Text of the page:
Journal of Clinical Neonatology 2017 6(3):135-143
      Noninvasive ventilation (NIV) refers to the delivery of ventilatory support through nasal prongs/mask. NIV, associated with nasal continuous positive airway pressure, representing the main method to improve the functional residual capacity in the newborn (at term or preterm) avoiding invasive actions such as tracheal intubation.
      Citation: Journal of Clinical Neonatology 2017 6(3):135-143
      PubDate: Tue,11 Jul 2017
      DOI: 10.4103/jcn.JCN_121_16
      Issue No: Vol. 6, No. 3 (2017)
       
  • Role of hematological scoring system in diagnosis of neonatal sepsis

    • Authors: Mihir J Bhalodia, Surekha B Hippargi, MM Patil
      Pages: 144 - 147
      Abstract: Mihir J Bhalodia, Surekha B Hippargi, MM Patil
      Journal of Clinical Neonatology 2017 6(3):144-147
      Background: Neonatal sepsis is one of the major causes of morbidity and mortality in the newborn, more so in the developing countries. The incidence of neonatal sepsis has been reported to be 30/1000 live births according to National Neonatal Perinatal Database. Objectives: To analyze the diagnostic utility of hematological scoring system (HSS) and its correlation with C-reactive protein and blood culture in neonatal sepsis. Materials and Methods: This prospective study included 150 neonates admitted to Neonatal Intensive Care Unit with clinical suspicion of neonatal sepsis from November 2012 to April 2014, considering the inclusion and exclusion criteria. Results: HSS had the highest sensitivity (93.7%) and identified >90% of neonates with clinical suspicion of sepsis. Furthermore, total leukocyte count showed high specificity but least sensitivity, immature to total ratio and immature to mature ratio showed high specificity and high sensitivity, and platelet count showed high negative predictive value and least positive predictive value. Conclusion: HSS is a simple, easy, cheap, and rapid adjunct for the diagnosis of clinically suspected cases of neonatal sepsis.
      Citation: Journal of Clinical Neonatology 2017 6(3):144-147
      PubDate: Tue,11 Jul 2017
      DOI: 10.4103/jcn.JCN_158_15
      Issue No: Vol. 6, No. 3 (2017)
       
  • Effect of phototherapy on the diagnostic accuracy of transcutaneous
           bilirubin in preterm infants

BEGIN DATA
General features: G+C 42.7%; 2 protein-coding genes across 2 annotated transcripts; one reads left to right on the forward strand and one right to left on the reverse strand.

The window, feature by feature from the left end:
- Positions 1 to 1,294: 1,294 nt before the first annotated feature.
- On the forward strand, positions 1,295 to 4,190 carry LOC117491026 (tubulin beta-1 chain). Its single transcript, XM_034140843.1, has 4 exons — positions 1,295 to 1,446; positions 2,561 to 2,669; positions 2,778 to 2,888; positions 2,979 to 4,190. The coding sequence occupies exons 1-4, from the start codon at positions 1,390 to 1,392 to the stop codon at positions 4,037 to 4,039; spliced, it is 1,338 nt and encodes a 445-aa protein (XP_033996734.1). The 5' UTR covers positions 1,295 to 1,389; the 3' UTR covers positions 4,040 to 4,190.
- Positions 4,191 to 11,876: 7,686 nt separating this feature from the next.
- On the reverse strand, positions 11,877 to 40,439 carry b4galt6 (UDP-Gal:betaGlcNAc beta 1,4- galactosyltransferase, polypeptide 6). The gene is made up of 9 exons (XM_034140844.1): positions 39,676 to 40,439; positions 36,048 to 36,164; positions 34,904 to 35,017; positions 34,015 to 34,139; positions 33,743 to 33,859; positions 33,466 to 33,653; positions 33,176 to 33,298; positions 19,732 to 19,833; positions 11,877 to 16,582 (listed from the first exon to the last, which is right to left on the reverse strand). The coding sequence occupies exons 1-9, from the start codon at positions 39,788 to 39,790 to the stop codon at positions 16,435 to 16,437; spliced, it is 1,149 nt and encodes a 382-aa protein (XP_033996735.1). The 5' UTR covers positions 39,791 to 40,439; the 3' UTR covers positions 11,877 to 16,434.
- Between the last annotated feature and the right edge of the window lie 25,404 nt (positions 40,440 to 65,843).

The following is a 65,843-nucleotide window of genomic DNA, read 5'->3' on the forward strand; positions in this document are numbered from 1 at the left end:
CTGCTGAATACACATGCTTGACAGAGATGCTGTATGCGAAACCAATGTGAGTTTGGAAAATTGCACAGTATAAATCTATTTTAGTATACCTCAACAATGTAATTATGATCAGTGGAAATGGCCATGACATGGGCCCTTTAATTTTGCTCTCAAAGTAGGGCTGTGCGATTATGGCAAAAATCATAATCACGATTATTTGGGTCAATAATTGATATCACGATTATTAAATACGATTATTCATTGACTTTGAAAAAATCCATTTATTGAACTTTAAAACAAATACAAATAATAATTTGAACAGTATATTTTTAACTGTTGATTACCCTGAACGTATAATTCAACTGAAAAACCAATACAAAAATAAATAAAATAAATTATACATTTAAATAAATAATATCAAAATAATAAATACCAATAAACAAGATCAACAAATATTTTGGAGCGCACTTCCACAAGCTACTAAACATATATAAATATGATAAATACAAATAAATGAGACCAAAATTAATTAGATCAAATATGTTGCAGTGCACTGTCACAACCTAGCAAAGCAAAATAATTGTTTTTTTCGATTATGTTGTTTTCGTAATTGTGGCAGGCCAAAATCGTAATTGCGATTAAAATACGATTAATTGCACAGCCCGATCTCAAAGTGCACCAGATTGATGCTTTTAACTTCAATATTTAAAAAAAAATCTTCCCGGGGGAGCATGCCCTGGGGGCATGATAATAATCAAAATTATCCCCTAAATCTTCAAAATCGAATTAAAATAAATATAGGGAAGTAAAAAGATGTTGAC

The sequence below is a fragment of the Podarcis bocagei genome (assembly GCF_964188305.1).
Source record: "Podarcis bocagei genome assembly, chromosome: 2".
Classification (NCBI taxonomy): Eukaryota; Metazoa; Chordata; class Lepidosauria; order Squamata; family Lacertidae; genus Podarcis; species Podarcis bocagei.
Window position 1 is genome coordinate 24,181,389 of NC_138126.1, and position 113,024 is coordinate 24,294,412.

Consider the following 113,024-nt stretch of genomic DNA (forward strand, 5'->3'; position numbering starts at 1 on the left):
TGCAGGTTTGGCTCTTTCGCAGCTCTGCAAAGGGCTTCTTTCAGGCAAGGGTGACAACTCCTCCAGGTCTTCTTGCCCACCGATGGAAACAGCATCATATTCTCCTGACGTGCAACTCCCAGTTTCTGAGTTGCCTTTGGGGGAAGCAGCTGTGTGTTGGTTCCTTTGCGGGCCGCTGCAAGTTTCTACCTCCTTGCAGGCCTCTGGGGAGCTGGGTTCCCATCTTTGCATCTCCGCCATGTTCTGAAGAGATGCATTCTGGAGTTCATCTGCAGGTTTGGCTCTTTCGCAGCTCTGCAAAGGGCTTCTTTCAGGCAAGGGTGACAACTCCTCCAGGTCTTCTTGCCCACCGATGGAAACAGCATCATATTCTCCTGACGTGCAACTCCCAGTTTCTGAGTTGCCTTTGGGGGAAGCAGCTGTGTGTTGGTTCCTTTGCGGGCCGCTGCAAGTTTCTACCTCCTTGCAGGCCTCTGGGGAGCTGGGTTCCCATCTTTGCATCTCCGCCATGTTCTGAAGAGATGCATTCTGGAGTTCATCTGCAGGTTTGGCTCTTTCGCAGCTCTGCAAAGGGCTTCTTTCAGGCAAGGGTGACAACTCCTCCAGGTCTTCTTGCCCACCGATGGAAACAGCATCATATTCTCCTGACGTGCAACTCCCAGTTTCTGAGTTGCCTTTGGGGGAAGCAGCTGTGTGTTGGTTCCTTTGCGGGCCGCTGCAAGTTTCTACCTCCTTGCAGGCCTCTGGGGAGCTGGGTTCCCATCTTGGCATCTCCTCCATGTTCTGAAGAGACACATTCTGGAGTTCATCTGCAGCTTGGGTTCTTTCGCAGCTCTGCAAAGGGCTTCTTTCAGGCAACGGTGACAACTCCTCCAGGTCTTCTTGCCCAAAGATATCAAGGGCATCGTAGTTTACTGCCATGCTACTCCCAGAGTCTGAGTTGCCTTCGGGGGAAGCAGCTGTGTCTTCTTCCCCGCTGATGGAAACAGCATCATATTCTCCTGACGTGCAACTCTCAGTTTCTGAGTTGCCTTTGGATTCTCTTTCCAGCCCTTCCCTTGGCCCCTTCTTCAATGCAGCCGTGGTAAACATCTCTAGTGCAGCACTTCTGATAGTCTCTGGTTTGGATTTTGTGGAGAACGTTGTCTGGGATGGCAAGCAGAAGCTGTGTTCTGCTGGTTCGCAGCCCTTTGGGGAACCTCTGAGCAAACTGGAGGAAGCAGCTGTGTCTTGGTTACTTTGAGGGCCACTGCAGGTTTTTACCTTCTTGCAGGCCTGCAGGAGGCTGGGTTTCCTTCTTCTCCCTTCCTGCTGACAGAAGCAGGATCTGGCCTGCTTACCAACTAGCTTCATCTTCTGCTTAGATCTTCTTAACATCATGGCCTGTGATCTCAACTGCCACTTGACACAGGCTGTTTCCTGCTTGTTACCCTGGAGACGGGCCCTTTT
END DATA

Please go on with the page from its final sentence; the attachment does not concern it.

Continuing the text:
• Authors: Gaurav Nagar, Manoj Kumar
      Pages: 148 - 153
      Abstract: Gaurav Nagar, Manoj Kumar
      Journal of Clinical Neonatology 2017 6(3):148-153
      Objectives: The objective of this study was to evaluate the diagnostic accuracy of JM-103 transcutaneous bilirubinmeter (TcB) in preterm infants during phototherapy (PT) and in post-PT phase. Methods: This was a prospective cohort study. Infants born between 28 and 35 weeks of gestation and at <28 days of postnatal age were eligible if they required bilirubin estimation during the NICU stay. TcB was measured within 30 minutes of the blood sampling for serum bilirubin, at forehead and sternum. Mean difference (±standard deviation [SD]) and 95% limits of agreement between TcB and total serum bilirubin (TSB) were calculated by analyzing Bland–Altman difference plots. We also calculated correlation coefficients. Results: Ninety infants were enrolled. During PT, the difference plots revealed a wide TcB-TSB disagreement; 95% agreement limits of data indicated that TcB could underestimate bilirubin levels by up to 132 μmol/L at forehead and 157 μmol/L at sternum (Mean difference ± SD of −52.4 mmol/L ± 40.7 at forehead and −69.2 mmol/L ± 42.5 at sternum) and a poor TcB-TSB correlation (r = 0.72 at forehead and 0.51 at sternum). In post-PT phase, correlation coefficients improved significantly and were equivalent to the estimates before the onset of PT (r = 0.88 at forehead and 0.87 at sternum). The analyses of difference plots revealed that TcB could underestimate bilirubin levels up to 88 μmol/L in this phase (Mean difference ± SD of −28.8 mmol/L ± 30.5 at forehead and −19.6 mmol/L ± 34.7 at sternum). Conclusions: JM-103 device is unreliable for estimating bilirubin during PT. However, TcB-TSB agreement improved substantially in the post-PT phase such that use of the TcB device could lead to a reduction in blood sampling during this phase.
      Citation: Journal of Clinical Neonatology 2017 6(3):148-153
      PubDate: Tue,11 Jul 2017
      DOI: 10.4103/jcn.JCN_94_16
      Issue No: Vol. 6, No. 3 (2017)
       
  • Correlation of transcutaneous bilirubin and serum bilirubin concentration
           in term and late preterm newborns

    • Authors: Sushil Gunaseelan, Sahana Devadas, Nandita Pai
      Pages: 154 - 158
      Abstract: Sushil Gunaseelan, Sahana Devadas, Nandita Pai
      Journal of Clinical Neonatology 2017 6(3):154-158